FBI Sees Rise In Online Shopping Scams Using New gTLDs And WHOIS Privacy

The FBI has reported this week it was seeing an increasing number of consumers not receiving items purchased from websites, according to complaints they have received. The websites are offering low prices on items such as gym equipment, small appliances, tools and furniture. And the FBI has found domain names being used are not .com, but rather the fraudulent websites are using new gTLDs like .club and .top.

According to the complaints received by the FBI, victims have reported they were led to these websites via ads on social media platforms or while searching for specific items on online search engines’ “shopping” pages. Victims purchased items from these websites because prices were consistently lower than those offered by other online retail stores. According to the complainants, typical of the scams were:

  • sales of disposable face masks shipped from China were received regardless of what was ordered
  • payment was made using an online money transfer service
  • the retail websites provided valid but un-associated U.S. addresses and telephone numbers under a “Contact Us” link, misleading victims to believe the retailer was located within the U.S.
  • many of the websites used content copied from legitimate sites; in addition, the same un-associated addresses and telephone numbers were listed for multiple retailers.

Some victims who complained to the vendor about their shipments were offered partial reimbursement and told to keep the face masks as compensation. Others were told to return the items to China in order to be reimbursed, which would result in the victim paying high postage fees, or agree to a partial reimbursement of the product ordered without returning the items received. All attempts made by the victims to be fully reimbursed, or receive the actual items ordered, were unsuccessful.

The FBI has listed a number of indicators of the fake websites:

  • instead of .com, the fraudulent websites used top-level domains (TLDs) .club and .top.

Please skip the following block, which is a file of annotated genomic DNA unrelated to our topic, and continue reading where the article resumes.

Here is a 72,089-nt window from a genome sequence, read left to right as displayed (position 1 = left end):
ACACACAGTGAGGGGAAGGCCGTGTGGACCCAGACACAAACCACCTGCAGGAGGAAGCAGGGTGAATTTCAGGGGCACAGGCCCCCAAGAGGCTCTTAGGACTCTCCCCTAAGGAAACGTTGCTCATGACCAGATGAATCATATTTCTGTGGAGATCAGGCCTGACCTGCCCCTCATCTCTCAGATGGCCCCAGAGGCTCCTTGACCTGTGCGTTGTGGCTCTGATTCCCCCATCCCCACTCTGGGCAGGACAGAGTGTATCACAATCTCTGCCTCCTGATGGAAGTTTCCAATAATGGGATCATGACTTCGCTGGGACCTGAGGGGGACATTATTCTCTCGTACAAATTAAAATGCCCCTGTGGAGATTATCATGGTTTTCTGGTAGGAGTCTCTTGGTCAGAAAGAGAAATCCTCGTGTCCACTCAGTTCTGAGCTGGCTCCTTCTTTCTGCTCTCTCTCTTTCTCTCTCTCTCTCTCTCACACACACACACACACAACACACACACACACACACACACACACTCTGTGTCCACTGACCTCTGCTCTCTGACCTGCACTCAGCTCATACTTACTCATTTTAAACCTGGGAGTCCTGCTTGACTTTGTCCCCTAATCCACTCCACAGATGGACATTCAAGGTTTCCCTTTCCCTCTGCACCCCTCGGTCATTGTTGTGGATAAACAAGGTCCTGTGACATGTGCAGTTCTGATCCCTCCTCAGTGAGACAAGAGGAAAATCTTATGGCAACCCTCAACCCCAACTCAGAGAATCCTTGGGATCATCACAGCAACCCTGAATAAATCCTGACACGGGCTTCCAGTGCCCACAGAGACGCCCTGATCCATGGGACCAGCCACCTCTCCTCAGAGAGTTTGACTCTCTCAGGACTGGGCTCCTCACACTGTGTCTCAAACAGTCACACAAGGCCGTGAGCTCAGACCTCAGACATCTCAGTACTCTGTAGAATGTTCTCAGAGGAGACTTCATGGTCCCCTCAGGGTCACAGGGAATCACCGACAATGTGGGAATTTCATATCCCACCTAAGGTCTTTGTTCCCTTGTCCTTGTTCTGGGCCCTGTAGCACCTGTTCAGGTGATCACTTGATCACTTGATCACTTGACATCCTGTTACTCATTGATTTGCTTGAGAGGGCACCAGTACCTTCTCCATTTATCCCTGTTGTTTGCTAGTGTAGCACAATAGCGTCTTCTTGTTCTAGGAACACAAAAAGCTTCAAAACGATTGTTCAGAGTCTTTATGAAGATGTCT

• websites offered merchandise at significantly discounted prices
  • Uniform Resource Locator (URL) or web addresses were registered recently (within the last six months)
  • websites used content copied from legitimate sites and often shared the same contact information
  • the websites were advertised on social media
  • criminal actors utilised a private domain registration service to avoid personal information being published in Whois.

The FBI also listed a number of tips to avoid becoming a victim including:

  • Do your homework on the retailer to ensure it is legitimate.
  • Check the Whois Public Internet Directory for the retailer’s domain registration information.
  • Conduct a business inquiry of the online retailer, and for US consumers use the Better Business Bureau’s website (bbb.org).
  • Check other websites regarding the company for reviews and complaints.
  • Check the contact details of the website on the “Contact Us” page, specifically the address, email, and phone number, to confirm whether the retailer is legitimate.
  • Be wary of online retailers offering goods at significantly discounted prices.
  • Be wary of online retailers who use a free email service instead of a company email address.
  • Don’t judge a company by their website; flashy websites can be set up and taken down quickly.

And there’s also a number of tips for what to do if you are a victim:

  • For American consumers, report the activity to the Internet Crime Complaint Center at IC3.gov or your local FBI field office, which can be located at fbi.gov/contact-us/field-offices.
  • Report the activity to the online payment service used for the financial transaction.
  • Contact your financial institution immediately upon discovering any fraudulent or suspicious activity and direct them to stop or reverse the transactions.
  • Ask your financial institution to contact the corresponding financial institution where the fraudulent or suspicious transfer was sent.

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